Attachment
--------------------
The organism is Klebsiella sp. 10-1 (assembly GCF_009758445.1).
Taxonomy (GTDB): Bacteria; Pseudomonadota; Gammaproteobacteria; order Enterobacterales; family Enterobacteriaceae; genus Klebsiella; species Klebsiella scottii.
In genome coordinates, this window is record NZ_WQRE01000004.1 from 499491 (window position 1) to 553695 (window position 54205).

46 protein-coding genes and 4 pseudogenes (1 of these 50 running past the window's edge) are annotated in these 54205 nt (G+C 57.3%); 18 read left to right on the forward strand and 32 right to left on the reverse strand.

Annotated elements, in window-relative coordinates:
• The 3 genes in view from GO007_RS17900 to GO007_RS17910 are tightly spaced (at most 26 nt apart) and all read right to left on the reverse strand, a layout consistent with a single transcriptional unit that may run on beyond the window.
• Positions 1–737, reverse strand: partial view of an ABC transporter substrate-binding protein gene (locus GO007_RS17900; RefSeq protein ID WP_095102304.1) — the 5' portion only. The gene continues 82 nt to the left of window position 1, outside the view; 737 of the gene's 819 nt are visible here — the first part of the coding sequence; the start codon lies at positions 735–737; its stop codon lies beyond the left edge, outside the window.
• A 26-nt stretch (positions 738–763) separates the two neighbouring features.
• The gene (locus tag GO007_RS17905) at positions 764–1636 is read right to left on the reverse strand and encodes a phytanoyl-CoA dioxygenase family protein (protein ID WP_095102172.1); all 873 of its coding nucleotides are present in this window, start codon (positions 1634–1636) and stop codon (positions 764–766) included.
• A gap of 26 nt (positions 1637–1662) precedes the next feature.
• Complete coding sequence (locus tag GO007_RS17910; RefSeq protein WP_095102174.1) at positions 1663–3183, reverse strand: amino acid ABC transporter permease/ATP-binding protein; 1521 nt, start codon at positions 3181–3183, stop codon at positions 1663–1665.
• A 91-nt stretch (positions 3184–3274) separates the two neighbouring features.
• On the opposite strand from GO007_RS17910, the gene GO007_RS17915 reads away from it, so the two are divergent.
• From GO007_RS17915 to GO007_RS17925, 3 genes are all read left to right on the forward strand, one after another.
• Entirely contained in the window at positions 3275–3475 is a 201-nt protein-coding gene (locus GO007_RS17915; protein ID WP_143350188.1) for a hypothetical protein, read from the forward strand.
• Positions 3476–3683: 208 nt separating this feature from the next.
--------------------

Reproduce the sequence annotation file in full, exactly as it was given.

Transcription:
The organism is Klebsiella sp. 10-1 (assembly GCF_009758445.1).
Taxonomy (GTDB): Bacteria; Pseudomonadota; Gammaproteobacteria; order Enterobacterales; family Enterobacteriaceae; genus Klebsiella; species Klebsiella scottii.
In genome coordinates, this window is record NZ_WQRE01000004.1 from 499491 (window position 1) to 553695 (window position 54205).

46 protein-coding genes and 4 pseudogenes (1 of these 50 running past the window's edge) are annotated in these 54205 nt (G+C 57.3%); 18 read left to right on the forward strand and 32 right to left on the reverse strand.

Annotated elements, in window-relative coordinates:
• The 3 genes in view from GO007_RS17900 to GO007_RS17910 are tightly spaced (at most 26 nt apart) and all read right to left on the reverse strand, a layout consistent with a single transcriptional unit that may run on beyond the window.
• Positions 1–737, reverse strand: partial view of an ABC transporter substrate-binding protein gene (locus GO007_RS17900; RefSeq protein ID WP_095102304.1) — the 5' portion only. The gene continues 82 nt to the left of window position 1, outside the view; 737 of the gene's 819 nt are visible here — the first part of the coding sequence; the start codon lies at positions 735–737; its stop codon lies beyond the left edge, outside the window.
• A 26-nt stretch (positions 738–763) separates the two neighbouring features.
• The gene (locus tag GO007_RS17905) at positions 764–1636 is read right to left on the reverse strand and encodes a phytanoyl-CoA dioxygenase family protein (protein ID WP_095102172.1); all 873 of its coding nucleotides are present in this window, start codon (positions 1634–1636) and stop codon (positions 764–766) included.
• A gap of 26 nt (positions 1637–1662) precedes the next feature.
• Complete coding sequence (locus tag GO007_RS17910; RefSeq protein WP_095102174.1) at positions 1663–3183, reverse strand: amino acid ABC transporter permease/ATP-binding protein; 1521 nt, start codon at positions 3181–3183, stop codon at positions 1663–1665.
• A 91-nt stretch (positions 3184–3274) separates the two neighbouring features.
• On the opposite strand from GO007_RS17910, the gene GO007_RS17915 reads away from it, so the two are divergent.
• From GO007_RS17915 to GO007_RS17925, 3 genes are all read left to right on the forward strand, one after another.
• Entirely contained in the window at positions 3275–3475 is a 201-nt protein-coding gene (locus GO007_RS17915; protein ID WP_143350188.1) for a hypothetical protein, read from the forward strand.
• Positions 3476–3683: 208 nt separating this feature from the next.